For $n$ even, $n=2m$,   a walk $\vec{\bs}\in \eA_n(1,R_3)$ if and only if it has the form

$$\vec{\bs}=(\bs_1,\dotsc, \bs_{m-1},\bs_m,\bs_{m},\bs_{m-1},\dotsc, \bs_1),\;\;(\bs_1,\dotsc,\bs_m)\in\eA_m.$$

For $n$ odd, $n=2m-1$,  a walk $\vec{\bs}\in \eA_n(1,R_3)$ if and only if it has the form

$$\vec{\bs}=(\bs_1,\dotsc, \bs_{m-1},\bs_m,\bs_{m-1},\dotsc, \bs_1),\;\;(\bs_1,\dotsc,\bs_m)\in\eA_m.$$.

Hence

$$p_n(1, R_3)= |\eA_m|= 4\cdot 3^{\lfloor(n+1)/2\rfloor -1}. \tag{8}\label{8}$$

$\eA_n(-1,R_3).$        Such a path is again determined by the  initial segment  of length $m$.

For $n$ even, $n=2m$,   if  $\vec{\bs}\in \eA_n(-1,R_3)$, then

$$\vec{\bs}=(\bs_1,\dotsc, \bs_{m-1},\bs_m,-\bs_{m},-\bs_{m-1},\dotsc, -\bs_1),\;\;(\bs_1,\dotsc,\bs_m)\in\eA_m.$$

Clearly such a path is not admissible. Hence $\eA_m(-1, R_3)=\emptyset$ if $n$ is even.

If $n$ is odd,  $n=2m-1$, and $\vec{\bs}\in\eA_n(-1,R_3)$, then $\bs_m=-\bs_m$.  Not possible!.

Hence

$$p_n(-1,R_3)=0,\;\;\forall n. \tag{9}\label{9}$$

$\eA_n(R_1,R_3).$   A path $\vec{\bs}=(\bs_1,\dotsc,\bs_n)\in\eA_n(R_1, R_3)$    is  determined by  initial segment  of length $m$.

For $n$ even, $n=2m$,   if  $\vec{\bs}\in \eA_n(-1,R_3)$, then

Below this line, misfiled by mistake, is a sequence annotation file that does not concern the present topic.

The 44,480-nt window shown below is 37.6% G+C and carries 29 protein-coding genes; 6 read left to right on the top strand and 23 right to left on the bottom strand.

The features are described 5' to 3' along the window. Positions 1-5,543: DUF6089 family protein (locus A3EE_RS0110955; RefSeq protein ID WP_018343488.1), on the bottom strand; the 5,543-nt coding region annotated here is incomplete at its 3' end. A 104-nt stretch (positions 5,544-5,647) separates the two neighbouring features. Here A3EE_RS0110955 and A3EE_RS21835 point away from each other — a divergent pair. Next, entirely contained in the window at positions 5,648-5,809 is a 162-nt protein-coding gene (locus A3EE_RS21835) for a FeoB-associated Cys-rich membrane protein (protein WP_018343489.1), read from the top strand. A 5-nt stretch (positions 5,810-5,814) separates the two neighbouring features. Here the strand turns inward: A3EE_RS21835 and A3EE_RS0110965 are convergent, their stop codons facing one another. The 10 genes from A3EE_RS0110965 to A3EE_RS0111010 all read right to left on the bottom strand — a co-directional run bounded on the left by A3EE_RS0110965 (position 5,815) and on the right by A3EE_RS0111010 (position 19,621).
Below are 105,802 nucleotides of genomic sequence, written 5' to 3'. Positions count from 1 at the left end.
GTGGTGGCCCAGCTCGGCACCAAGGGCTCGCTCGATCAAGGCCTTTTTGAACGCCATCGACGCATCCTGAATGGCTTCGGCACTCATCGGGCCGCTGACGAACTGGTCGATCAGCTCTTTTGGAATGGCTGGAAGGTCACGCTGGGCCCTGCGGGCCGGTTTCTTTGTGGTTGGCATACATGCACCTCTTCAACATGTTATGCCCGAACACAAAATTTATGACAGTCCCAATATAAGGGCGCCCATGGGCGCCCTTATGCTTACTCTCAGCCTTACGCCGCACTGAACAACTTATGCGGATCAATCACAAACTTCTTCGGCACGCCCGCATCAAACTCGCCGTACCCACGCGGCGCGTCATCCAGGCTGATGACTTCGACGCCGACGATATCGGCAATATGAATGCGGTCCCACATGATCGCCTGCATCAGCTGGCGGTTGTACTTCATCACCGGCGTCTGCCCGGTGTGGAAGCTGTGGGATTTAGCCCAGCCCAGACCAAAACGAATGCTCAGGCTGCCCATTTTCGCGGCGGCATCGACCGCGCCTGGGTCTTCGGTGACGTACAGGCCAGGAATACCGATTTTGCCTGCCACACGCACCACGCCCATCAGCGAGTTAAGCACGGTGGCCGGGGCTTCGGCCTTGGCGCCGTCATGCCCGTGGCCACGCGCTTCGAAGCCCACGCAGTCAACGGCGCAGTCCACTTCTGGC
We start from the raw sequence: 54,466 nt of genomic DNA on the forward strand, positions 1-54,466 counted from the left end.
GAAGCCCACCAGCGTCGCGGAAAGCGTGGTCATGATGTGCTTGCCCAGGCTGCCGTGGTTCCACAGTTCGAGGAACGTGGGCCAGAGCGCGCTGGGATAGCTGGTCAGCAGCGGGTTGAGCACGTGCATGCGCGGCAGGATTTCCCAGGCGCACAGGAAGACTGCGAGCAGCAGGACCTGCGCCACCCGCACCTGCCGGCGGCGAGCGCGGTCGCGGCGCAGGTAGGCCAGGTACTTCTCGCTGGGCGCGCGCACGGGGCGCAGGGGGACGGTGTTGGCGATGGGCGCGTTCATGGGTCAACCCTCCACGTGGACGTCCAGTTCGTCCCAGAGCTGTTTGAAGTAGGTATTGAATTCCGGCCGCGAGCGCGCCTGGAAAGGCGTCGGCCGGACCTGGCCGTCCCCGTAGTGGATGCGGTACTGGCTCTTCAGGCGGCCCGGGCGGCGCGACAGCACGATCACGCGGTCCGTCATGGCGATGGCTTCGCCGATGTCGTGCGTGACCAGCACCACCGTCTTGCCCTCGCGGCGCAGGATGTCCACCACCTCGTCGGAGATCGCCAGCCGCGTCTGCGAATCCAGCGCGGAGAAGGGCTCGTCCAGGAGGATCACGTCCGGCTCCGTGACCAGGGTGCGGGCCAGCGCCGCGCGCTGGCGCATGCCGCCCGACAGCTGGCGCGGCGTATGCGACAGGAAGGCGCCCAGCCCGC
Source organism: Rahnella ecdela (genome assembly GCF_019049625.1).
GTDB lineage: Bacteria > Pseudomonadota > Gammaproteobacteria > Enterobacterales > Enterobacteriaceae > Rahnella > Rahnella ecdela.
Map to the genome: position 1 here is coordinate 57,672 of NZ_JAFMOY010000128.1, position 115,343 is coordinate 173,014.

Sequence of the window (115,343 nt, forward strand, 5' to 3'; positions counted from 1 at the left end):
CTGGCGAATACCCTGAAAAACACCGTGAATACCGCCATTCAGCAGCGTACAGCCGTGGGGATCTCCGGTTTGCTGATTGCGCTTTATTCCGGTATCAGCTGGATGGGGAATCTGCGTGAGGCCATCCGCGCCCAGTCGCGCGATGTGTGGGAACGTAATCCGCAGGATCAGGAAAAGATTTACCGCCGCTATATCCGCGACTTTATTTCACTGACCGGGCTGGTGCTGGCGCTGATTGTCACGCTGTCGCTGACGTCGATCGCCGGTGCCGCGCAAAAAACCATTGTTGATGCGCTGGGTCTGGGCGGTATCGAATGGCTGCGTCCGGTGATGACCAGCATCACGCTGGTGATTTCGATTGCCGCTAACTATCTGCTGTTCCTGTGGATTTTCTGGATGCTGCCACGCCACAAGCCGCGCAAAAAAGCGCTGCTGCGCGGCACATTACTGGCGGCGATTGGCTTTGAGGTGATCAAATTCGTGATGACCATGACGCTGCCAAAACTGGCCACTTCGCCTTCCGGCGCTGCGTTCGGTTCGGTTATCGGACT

$$\vec{\bs}=(\bs_1,\dotsc, \bs_{m-1},\bs_m,R_1\bs_{m},R_1\bs_{m-1},\dotsc, R_1\bs_1),\;\;(\bs_1,\dotsc,\bs_m)\in\eA_m.$$

Such a path is admissible if and only if $\bs_m+R_1\bs_m\neq 0$, i.e., $\bs_m=\pm\be_1$.  The number of admissible paths  $(\bs_1,\dotsc,\bs_m)$ which end with $\bs_m=\pm\be_1$  is $2\cdot 3^{m-1}$.

For $n$ odd, $n=2m-1$,   if  $\vec{\bs}\in \eA_n(-1,R_3)$, then

$$\vec{\bs}=(\bs_1,\dotsc,\bs_{m-1}\,\bs_m, R_1\bs_{m-1},\dotsc, R_1\bs_1),\;\;\bs_m=R_1\bs_m.$$

We deduce

$$p_n(R_1,R_3) =2\cdot 3^{m-1},\;\;m=\lfloor(n+1)/2\rfloor. \tag{10}\label{10}$$

$\eA_n(R_0,R_3).$   Arguing as above  we deduce that if $(\bs_1,\dotsc,\bs_n)\in\eA(R_0,R_3)$     and  $n$ is odd, then $R_0\bs_m=\bs_m$ which is impossible because $R_0$ does not have fixed points on $\eS$.

For $n$ even, $n=2m$, $\vec{\bs}=(\bs_1,\dotsc,\bs_n)\in \eA_n(R_0,R_3)$ if and only if

$$\vec{\bs}=(\bs_1,\dotsc,\bs_{m-1}\bs_m,R_0\bs_m, R_0\bs_{m-1},\dotsc, R_0\bs_1),\;\; (\bs_1,\dotsc,\bs_m,R_0\bs_m)\in \eA_m.$$

Whatever $\bs_m\in\eS$, we have $\bs_m+R_0\bs_m\neq 0$. We deduce

$$p_n(R_0, R_3)=\begin{cases} 0, & n=2m-1\\ 4\cdot 3^{m-1}, & n=2m. \end{cases} \tag{11}\label{11}$$

$\eA_n(J,R_3).$  We observe that

$$(\bs_1,\dotsc,\bs_n)\in\eA_n(J, R_3)\Llra (J\bs_n,\dotsc, J\bs_1)=(\bs_1,\dotsc,\bs_n).$$

This implies  $J^2\bs_n=\bs_n$ which is obviously impossible.  Hence

$$p_n(J, R_3) =0,\;\;\forall n. \tag{12}\label{12}$$

Using (\ref{5})  and (\ref{6}) we deduce

$$p_n=\frac{1}{16}\Bigl( 4\cdot 3^{n-1}+4 +p_n(1,R_3)+ p_n(-1,R_3)+ 2p_n(R_1,R_3) +2p_n(R_0,R_3) +2p_n(J)\Bigr)$$

$$= \frac{1}{16}\Bigl( 4\cdot 3^{n-1}+4 +p_n(1,R_3)+ 2p_n(R_1,R_3) +2p_n(R_0,R_3) \Bigr).$$

Using  (\ref{8}), (\ref{9}), (\ref{10}), (\ref{11}), (\ref{12})  in the  above  equality we  deduce  the following.

If $n=2m-1$, then

$$p_n= \frac{1}{16}\Bigl( 4\cdot 3^{n-1} + 4 + 8\cdot 3^{m-1}\Bigr) = \frac{1}{4}\bigl(\,3^{n-1}+2\cdot 3^{m-1}+1\bigr).\tag{\ast}\label{odd}$$

If $n=2m$, then

$$p_n= \frac{1}{16}\Bigl( 4\cdot 3^{n-1} + 4 + 16\cdot 3^{m-1}\Bigr) = \frac{1}{4}\bigl(\,3^{n-1}+4\cdot 3^{m-1}+1\bigr). \tag{\ast\ast}\label{even}$$